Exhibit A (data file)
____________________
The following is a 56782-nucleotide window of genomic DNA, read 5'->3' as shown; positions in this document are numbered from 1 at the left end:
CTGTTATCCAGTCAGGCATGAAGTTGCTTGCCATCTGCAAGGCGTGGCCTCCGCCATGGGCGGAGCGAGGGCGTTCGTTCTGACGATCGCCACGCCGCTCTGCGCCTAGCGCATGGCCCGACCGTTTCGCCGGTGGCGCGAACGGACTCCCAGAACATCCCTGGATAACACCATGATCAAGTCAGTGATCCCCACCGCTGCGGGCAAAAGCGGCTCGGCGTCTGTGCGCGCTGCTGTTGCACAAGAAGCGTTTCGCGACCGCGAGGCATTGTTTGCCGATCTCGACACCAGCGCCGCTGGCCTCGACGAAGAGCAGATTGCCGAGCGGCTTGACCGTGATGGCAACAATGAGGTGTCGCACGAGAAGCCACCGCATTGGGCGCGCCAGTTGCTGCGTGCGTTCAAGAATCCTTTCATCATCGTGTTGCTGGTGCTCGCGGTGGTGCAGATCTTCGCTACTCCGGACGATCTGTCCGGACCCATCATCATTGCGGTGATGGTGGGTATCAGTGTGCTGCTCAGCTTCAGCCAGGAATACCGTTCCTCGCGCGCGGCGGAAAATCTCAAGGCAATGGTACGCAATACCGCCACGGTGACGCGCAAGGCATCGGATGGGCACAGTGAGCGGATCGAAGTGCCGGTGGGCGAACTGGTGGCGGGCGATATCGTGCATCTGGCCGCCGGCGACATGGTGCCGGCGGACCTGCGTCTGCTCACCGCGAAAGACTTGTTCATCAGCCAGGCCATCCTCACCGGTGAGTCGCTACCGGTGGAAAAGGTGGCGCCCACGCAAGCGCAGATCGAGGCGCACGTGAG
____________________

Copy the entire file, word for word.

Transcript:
The following is a 56782-nucleotide window of genomic DNA, read 5'->3' as shown; positions in this document are numbered from 1 at the left end:
CTGTTATCCAGTCAGGCATGAAGTTGCTTGCCATCTGCAAGGCGTGGCCTCCGCCATGGGCGGAGCGAGGGCGTTCGTTCTGACGATCGCCACGCCGCTCTGCGCCTAGCGCATGGCCCGACCGTTTCGCCGGTGGCGCGAACGGACTCCCAGAACATCCCTGGATAACACCATGATCAAGTCAGTGATCCCCACCGCTGCGGGCAAAAGCGGCTCGGCGTCTGTGCGCGCTGCTGTTGCACAAGAAGCGTTTCGCGACCGCGAGGCATTGTTTGCCGATCTCGACACCAGCGCCGCTGGCCTCGACGAAGAGCAGATTGCCGAGCGGCTTGACCGTGATGGCAACAATGAGGTGTCGCACGAGAAGCCACCGCATTGGGCGCGCCAGTTGCTGCGTGCGTTCAAGAATCCTTTCATCATCGTGTTGCTGGTGCTCGCGGTGGTGCAGATCTTCGCTACTCCGGACGATCTGTCCGGACCCATCATCATTGCGGTGATGGTGGGTATCAGTGTGCTGCTCAGCTTCAGCCAGGAATACCGTTCCTCGCGCGCGGCGGAAAATCTCAAGGCAATGGTACGCAATACCGCCACGGTGACGCGCAAGGCATCGGATGGGCACAGTGAGCGGATCGAAGTGCCGGTGGGCGAACTGGTGGCGGGCGATATCGTGCATCTGGCCGCCGGCGACATGGTGCCGGCGGACCTGCGTCTGCTCACCGCGAAAGACTTGTTCATCAGCCAGGCCATCCTCACCGGTGAGTCGCTACCGGTGGAAAAGGTGGCGCCCACGCAAGCGCAGATCGAGGCGCACGTGAG